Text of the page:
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The underground realm of Agarttha was first introduced to the Western world in 1886 by the French esoteric philosopher Alexandre Saint-Yves d'Alveydre with his book Mission de l'Inde, translated here for the first time into English. Saint-Yves' book maintained that deep below the Himalayas were enormous underground cities, which were under the rule of a sovereign pontiff known as the Brahatma. Throughout history, the "unknown superiors" cited by secret societies were believed to be emissaries from this realm who had moved underground at the onset of the Kali-Yuga, the Iron Age.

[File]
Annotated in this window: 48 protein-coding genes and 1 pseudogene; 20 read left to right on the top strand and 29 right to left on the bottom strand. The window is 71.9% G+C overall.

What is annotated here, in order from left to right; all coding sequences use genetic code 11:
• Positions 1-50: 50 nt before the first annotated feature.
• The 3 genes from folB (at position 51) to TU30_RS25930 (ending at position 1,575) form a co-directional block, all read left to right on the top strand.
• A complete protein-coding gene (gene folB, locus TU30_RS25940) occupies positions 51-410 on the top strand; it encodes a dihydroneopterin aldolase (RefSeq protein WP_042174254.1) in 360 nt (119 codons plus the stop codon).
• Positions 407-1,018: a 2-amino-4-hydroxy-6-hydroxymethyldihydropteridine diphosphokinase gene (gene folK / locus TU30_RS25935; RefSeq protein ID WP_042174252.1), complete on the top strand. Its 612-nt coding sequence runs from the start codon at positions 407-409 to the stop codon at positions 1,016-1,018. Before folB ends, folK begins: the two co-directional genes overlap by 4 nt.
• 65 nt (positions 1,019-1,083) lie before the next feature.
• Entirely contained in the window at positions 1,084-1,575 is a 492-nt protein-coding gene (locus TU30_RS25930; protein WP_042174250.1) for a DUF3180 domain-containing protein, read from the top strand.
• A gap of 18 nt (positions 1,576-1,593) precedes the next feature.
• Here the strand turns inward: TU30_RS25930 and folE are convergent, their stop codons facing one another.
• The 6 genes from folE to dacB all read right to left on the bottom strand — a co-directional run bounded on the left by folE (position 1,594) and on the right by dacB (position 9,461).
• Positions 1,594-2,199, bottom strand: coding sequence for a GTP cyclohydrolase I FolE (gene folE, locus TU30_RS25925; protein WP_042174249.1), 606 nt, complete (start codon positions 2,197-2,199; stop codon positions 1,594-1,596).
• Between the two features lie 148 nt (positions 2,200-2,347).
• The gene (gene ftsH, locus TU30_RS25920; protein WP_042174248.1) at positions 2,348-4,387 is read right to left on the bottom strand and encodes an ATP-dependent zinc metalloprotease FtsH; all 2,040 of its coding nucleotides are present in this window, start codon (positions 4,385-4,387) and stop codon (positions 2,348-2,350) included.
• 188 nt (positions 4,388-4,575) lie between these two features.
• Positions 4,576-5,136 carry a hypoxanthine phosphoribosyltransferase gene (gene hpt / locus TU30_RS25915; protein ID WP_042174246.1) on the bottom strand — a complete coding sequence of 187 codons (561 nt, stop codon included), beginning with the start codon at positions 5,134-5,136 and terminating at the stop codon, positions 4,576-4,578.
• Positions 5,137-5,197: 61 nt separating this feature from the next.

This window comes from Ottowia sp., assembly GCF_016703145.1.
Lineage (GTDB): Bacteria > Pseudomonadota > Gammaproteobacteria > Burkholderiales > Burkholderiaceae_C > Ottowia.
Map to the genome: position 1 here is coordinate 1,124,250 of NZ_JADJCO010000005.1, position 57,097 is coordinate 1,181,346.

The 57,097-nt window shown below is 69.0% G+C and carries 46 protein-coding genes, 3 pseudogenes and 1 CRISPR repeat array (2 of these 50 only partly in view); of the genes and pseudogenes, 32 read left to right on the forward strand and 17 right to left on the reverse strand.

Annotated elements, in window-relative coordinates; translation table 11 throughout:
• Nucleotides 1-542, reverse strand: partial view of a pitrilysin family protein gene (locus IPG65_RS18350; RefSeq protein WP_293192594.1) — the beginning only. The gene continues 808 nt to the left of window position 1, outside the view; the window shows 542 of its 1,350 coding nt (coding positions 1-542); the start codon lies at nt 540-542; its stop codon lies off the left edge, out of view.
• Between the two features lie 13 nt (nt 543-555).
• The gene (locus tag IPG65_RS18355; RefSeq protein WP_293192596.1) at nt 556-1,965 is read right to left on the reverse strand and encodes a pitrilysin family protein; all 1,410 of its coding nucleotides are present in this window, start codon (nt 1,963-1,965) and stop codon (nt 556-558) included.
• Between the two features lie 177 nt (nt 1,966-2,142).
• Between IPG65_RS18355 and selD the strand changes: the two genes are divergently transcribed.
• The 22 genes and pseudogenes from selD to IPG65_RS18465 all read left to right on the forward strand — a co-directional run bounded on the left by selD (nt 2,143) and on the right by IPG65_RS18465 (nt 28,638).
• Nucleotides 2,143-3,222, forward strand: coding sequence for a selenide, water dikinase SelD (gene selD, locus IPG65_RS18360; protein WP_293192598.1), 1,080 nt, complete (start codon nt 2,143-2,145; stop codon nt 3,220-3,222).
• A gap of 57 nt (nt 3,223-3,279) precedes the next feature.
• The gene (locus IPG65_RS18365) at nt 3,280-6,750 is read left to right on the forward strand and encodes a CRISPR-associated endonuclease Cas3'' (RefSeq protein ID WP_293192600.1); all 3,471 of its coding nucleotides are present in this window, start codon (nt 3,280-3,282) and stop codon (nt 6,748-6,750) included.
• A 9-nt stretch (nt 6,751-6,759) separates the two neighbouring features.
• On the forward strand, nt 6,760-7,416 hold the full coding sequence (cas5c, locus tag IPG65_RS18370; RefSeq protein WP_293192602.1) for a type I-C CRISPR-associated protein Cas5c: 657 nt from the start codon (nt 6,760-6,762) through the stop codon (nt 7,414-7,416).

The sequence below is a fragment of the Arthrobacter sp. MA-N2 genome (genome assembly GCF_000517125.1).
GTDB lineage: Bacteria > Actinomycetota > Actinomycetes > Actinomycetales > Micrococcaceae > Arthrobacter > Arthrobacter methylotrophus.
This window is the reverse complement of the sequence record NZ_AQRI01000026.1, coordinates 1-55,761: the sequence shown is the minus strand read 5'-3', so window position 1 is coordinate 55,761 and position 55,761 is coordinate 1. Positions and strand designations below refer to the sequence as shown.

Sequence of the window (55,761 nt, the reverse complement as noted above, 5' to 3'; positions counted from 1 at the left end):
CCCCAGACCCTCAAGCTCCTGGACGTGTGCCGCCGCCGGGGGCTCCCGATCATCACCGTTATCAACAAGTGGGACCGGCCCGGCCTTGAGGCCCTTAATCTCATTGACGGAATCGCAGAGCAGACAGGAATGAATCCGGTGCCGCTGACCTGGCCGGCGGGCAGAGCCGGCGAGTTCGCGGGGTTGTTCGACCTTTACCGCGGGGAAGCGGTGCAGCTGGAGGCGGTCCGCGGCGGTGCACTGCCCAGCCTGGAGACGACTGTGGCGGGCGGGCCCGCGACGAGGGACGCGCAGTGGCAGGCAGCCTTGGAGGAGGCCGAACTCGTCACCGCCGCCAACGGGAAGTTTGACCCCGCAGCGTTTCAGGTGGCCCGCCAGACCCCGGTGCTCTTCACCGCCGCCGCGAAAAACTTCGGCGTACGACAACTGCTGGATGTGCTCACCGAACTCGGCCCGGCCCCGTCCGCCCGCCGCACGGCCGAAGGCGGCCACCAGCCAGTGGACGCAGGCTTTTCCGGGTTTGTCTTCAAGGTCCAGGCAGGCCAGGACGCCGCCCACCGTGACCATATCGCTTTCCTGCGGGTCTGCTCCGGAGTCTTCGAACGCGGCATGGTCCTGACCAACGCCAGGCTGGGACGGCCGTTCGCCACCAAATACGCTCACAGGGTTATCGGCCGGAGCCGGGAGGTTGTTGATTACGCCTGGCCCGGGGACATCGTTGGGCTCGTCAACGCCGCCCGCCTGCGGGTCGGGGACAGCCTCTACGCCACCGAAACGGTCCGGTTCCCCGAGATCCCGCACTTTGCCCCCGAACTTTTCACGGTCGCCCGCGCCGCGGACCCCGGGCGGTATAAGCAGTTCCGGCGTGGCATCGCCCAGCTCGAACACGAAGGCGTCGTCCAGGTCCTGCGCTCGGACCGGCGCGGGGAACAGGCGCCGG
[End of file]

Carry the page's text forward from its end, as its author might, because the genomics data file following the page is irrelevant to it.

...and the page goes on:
The Marquis Alexandre Saint-Yves d’Alveydre (1842-1909) is a key figure of French esoteric tradition who had a great influence on the magus Papus (who described Saint-Yves as his “intellectual teacher”) as well as Helena Blavatsky, Rudolf Steiner, and René Guénon. Saint-Yves also was the creator of the Archeometer, a measuring instrument, which he claimed was a “key” to understanding the Mysteries of the Word.
Table of Contents
|Introduction: Saint-Yves d'Alveydre and the Agartthian Connection||p. 1|
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